But during the March 30 edition of Happening Now, Baier deflated his network's defense of the law, explaining to host Eric Shawn that Indiana's RFRA is "broader" than both federal law and other state RFRAs:
ERIC SHAWN: You know, the law was intended to protect personal religious liberties against government overreach and intrusion. So what happened?
BAIER: Well, Indiana's law is written a little differently. It is more broad. It is different than the federal law that it's close to, but different than, and also different than 19 other states and how the law is written. In specific terms, Indiana's law deals with a person who can claim religious persecution but that includes corporations, for profit entities and it could also be used as a defense in a civil suit that does not involve the government. That is broader than the other laws. This is where it's a little different in Indiana's case. You saw governor Mike Pence try to defend the law and say it's just like the 1993 federal law where it's just like 19 other states, but as you look in the fine print, it's not really, and it may be something that Indiana deals with in specifics to line up with the others.
SHAWN: Obviously, it had good intentions. What do you think happened to make it kind of go off the rails this way?
BAIER: Well, how it was structured, Eric. And I think that, you know, there may be good intentions behind it but how it's being interpreted is being a little bit more forward leaning than any other Religious Freedom Restoration Act on the books. What this does politically, obviously Mike Pence has been talked about as a governor thinking about a 2016 run. We don't know if he's going to do it or not. But that interview with Stephanopoulos over the weekend was obviously not a great back and forth in defense of this law that likely is going to have to be at least tweaked, if not changed. [emphasis added]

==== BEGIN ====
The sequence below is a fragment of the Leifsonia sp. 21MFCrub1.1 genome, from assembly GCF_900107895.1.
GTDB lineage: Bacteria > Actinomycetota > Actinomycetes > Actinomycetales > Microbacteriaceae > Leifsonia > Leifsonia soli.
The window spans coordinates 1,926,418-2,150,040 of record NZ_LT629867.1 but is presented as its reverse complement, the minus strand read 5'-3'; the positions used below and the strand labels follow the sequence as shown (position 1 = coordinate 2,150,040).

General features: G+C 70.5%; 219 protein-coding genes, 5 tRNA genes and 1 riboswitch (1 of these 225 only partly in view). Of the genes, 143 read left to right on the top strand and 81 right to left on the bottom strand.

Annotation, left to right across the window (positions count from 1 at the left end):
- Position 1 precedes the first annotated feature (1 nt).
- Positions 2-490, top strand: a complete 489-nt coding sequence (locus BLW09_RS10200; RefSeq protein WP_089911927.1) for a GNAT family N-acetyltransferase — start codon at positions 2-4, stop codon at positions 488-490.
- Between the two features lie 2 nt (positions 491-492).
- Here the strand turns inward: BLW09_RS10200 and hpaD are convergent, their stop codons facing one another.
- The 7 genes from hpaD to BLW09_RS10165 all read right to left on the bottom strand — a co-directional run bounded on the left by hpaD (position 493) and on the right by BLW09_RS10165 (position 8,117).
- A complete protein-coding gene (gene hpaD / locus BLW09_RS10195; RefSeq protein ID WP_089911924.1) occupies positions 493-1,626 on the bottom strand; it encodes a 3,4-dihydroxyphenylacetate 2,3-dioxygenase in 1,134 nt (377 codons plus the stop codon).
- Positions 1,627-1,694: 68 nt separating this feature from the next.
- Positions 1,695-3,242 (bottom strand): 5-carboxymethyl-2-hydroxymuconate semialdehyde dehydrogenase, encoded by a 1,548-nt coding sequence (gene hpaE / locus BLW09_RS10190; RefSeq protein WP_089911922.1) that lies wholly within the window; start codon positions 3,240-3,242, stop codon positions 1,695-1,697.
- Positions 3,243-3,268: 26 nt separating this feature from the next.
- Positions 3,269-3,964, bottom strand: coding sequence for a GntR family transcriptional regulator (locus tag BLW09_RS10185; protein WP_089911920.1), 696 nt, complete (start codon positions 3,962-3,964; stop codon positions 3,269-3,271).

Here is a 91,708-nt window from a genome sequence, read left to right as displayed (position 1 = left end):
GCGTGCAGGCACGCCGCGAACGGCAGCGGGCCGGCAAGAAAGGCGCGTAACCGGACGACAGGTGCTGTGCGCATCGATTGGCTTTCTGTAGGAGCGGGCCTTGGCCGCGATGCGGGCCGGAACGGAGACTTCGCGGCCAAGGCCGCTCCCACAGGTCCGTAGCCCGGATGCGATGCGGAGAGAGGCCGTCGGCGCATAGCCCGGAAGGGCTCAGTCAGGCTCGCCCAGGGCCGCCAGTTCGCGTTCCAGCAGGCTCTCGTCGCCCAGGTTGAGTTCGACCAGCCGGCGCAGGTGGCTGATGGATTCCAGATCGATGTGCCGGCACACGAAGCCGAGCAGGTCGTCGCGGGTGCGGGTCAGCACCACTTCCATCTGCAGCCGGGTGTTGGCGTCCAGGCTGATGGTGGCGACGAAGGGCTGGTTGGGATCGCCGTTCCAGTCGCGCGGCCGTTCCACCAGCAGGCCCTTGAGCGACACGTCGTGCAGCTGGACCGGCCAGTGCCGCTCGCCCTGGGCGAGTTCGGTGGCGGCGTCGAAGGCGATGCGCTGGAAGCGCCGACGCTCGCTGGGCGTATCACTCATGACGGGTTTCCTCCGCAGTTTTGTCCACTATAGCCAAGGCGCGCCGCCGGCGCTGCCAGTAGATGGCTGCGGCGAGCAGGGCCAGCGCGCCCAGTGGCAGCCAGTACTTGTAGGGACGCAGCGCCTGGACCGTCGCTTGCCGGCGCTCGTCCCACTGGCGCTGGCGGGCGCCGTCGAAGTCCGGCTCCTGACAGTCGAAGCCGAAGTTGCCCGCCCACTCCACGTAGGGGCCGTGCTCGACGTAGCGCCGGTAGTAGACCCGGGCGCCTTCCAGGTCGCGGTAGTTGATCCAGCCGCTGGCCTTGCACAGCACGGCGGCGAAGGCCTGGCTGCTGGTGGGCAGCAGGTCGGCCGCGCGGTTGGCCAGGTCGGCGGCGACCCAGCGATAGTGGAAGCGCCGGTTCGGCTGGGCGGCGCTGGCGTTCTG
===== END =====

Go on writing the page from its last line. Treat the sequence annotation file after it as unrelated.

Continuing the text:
Tucker Carlson lauded Wyoming Catholic College's decision to reject federal funding and continue its discriminatory practices in the college's admissions and hiring processes.
The school recently chose to not participate in federal student aid programs, citing a desire to distance itself from the federal government's "influence and control." On the March 29 edition of Fox & Friends Sunday, host Tucker Carlson interviewed the school's president to discuss his institution's decision. President Kevin Roberts explained that the college was avoiding federal provisions that would require the educational establishment to respect basic protections for the LGBT community in the admissions and hiring processes.
Carlson: What are you concerned that the federal government would force you to do against your faith if you continue to take money?